Born in Vilna, Lithuania, Saul Kagan came to the United States before World War II.
He returned to Europe as a U.S. soldier, having enlisted after the Japanese attack on Pearl Harbor.
His enlistment started him down a path from which Kagan has never turned back.
Fighting his way from France toward the Elbe River in Germany during the last weeks of the war, Kagan and his fellow soldiers “encountered many Jewish and non-Jewish slaves along the roads. I came across survivors of all kinds.”
The image would never leave him — and it became Kagan’s life’s work to help bring “a measure of justice” to survivors and those who were not so lucky.
“I felt very strongly that I wanted to be involved in what was happening in Germany following the defeat of the Nazis,” he said.
After the war, Kagan worked for the U.S. military government of Germany, serving first in Frankfurt and then Berlin.
At first responsible for preparing evidence for the Nuremberg trials related to the so-called “aryanization” of Jewish property — a term for the Nazi theft of Jewish-owned property — Kagan soon was named head of the Financial Intelligence department.
Serving in that capacity in Berlin, he interrogated high-ranking individuals in the banking world who were suspected of benefitting from the plunder of Jewish property.
After the U.S. government “accepted the principle that unclaimed, heirless private Jewish property and property of dissolved Jewish organizations would go to a Jewish successor organization for the benefit of survivors, we had to create an entity,” Kagan said.
His familiarity with the issue of restitution made him the man for the job.
“It was a revolutionary concept, because it went contrary to the principle that the state would inherit” unclaimed property, he added.
This greatly concerned France and England at first, but “we said that the successor state to the Third Reich cannot benefit from the effectiveness of the extermination program.”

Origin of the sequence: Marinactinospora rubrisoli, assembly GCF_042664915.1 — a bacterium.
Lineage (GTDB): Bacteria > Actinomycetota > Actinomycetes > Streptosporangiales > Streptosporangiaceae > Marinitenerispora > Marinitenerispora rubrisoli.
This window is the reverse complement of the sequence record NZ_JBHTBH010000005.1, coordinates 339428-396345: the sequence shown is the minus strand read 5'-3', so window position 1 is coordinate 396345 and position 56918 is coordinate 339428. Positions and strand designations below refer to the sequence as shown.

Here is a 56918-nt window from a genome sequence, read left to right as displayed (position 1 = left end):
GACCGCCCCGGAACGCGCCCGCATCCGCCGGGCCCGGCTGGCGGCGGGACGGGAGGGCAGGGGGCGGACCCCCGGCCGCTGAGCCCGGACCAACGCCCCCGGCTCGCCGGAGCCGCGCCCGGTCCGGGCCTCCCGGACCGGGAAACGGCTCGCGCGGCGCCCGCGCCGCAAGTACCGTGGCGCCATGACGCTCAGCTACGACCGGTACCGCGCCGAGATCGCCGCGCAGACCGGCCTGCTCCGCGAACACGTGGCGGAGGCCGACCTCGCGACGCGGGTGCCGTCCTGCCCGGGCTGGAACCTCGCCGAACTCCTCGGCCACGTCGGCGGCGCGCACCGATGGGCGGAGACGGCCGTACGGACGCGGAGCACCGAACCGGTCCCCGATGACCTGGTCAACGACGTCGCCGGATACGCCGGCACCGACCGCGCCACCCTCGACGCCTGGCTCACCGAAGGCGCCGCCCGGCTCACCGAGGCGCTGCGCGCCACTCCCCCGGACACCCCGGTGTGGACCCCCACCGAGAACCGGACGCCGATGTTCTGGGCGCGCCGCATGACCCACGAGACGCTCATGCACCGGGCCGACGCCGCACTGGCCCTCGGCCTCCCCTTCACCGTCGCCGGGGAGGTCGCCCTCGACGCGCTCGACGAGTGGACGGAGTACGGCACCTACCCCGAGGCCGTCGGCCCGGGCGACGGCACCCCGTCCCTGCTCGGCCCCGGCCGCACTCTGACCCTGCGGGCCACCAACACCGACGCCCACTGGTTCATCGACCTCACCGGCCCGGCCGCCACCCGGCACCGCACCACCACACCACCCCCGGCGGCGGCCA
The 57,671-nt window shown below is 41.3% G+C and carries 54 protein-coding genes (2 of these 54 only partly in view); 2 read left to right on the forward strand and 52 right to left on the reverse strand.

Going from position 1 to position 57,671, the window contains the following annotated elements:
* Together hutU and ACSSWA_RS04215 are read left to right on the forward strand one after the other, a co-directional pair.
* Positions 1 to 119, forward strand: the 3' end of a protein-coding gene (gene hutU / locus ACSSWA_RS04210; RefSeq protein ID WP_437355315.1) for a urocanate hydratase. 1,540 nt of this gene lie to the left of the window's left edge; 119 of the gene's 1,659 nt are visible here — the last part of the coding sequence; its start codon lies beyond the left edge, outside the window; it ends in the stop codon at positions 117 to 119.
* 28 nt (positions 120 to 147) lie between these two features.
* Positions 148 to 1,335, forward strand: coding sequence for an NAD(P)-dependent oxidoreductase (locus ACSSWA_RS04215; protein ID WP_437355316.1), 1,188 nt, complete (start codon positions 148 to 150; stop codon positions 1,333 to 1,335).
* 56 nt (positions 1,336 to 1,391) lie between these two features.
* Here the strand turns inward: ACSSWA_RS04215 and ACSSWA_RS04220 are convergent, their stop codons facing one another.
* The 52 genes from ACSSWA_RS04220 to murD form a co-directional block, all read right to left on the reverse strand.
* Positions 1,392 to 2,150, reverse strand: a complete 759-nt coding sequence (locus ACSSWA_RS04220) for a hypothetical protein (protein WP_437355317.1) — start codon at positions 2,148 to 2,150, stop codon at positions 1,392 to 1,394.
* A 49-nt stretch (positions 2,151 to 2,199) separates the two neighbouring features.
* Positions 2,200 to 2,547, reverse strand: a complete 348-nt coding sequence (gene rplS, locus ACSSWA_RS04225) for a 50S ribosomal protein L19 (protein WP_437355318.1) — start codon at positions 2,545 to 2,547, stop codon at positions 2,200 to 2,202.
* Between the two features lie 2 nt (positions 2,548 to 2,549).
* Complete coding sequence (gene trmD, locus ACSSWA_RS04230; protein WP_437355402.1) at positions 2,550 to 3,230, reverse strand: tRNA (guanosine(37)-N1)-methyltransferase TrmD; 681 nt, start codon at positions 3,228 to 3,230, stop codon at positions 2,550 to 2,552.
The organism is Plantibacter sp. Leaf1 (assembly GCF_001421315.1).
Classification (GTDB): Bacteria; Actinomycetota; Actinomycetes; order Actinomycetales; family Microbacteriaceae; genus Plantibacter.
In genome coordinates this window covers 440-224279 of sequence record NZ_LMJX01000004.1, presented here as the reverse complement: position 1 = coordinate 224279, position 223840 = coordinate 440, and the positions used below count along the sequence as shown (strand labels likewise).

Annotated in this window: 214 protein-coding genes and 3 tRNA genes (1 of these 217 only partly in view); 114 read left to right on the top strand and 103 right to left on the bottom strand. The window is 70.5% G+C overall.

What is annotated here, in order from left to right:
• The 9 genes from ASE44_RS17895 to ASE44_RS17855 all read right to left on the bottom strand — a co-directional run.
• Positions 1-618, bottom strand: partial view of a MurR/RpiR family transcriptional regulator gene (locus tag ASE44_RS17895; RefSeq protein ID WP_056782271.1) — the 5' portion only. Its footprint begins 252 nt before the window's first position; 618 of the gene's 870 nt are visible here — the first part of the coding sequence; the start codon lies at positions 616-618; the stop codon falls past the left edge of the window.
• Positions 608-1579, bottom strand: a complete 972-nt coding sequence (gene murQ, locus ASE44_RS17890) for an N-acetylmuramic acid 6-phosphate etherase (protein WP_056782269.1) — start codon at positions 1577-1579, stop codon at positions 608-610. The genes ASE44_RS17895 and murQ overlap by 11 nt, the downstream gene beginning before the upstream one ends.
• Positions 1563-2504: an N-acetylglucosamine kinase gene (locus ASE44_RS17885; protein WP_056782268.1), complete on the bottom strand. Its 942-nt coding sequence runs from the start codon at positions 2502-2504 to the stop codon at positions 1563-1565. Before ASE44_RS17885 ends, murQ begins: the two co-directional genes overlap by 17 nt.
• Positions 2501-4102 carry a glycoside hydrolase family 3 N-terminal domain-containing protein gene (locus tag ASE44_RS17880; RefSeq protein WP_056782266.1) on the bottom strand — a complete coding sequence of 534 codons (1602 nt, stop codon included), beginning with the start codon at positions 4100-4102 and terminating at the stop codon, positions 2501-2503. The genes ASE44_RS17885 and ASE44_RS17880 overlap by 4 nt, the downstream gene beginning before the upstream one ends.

The Jewish Restitution Organization was created in New York in 1947. Kagan took a leave from his military work to set up the organization, “and that yearlong leave of absence continues to this day,” he said.
The JRO became part of the Claims Conference when it was established in 1951, the same year that German Chancellor Konrad Adenauer accepted Germany’s responsibility to pay reparations.
Kagan became the conference’s first executive secretary under its first president, Nahum Goldmann. After 47 years as the conference’s top professional, Kagan, now 79, serves today as a special consultant.
“Adenauer was a devout Catholic, a man who really believed that the German successor state was both morally and legally responsible,” Kagan said.
“And it was clear to him that for postwar Germany to enter the family of nations, it had to deal with this issue. It could not aspire to join the democratic world without facing up to the consequences of the Third Reich.
“It was ‘realpolitik,’ if you will,” Kagan said. “But Goldmann and I were convinced of his sincerity.”
Today, 50 years after the creation of the Claims Conference and 56 years after the end of World War II, some Germans express the desire to be done with the subject of the Holocaust.
There also is a tendency for some in the postwar generations to confuse “responsibility” with “guilt.”
But “there is a clear distinction” between the two, Kagan said.
“No nation can escape responsibility for the past. The United States is still coping today with the consequences of slavery and the Civil War, among other things,” he said.
“You cannot inherit the assets of a nation and ignore its liabilities. And it is important for Germany to face up to these issues — which Germany has to a considerable extent done.”
Kagan’s memories are a virtual history book about the struggle to improve the lives of hundreds of thousands of Holocaust survivors. He recalls meetings, negotiations, and every twist of fate in detail.
“I didn’t look for this job,” he said. “I found it somehow. And in one way or another, for every one of us who is involved in this, we may make a detour here or there, but it never leaves you.”
The Archive of the Jewish Telegraphic Agency includes articles published from 1923 to 2008. Archive stories reflect the journalistic standards and practices of the time they were published.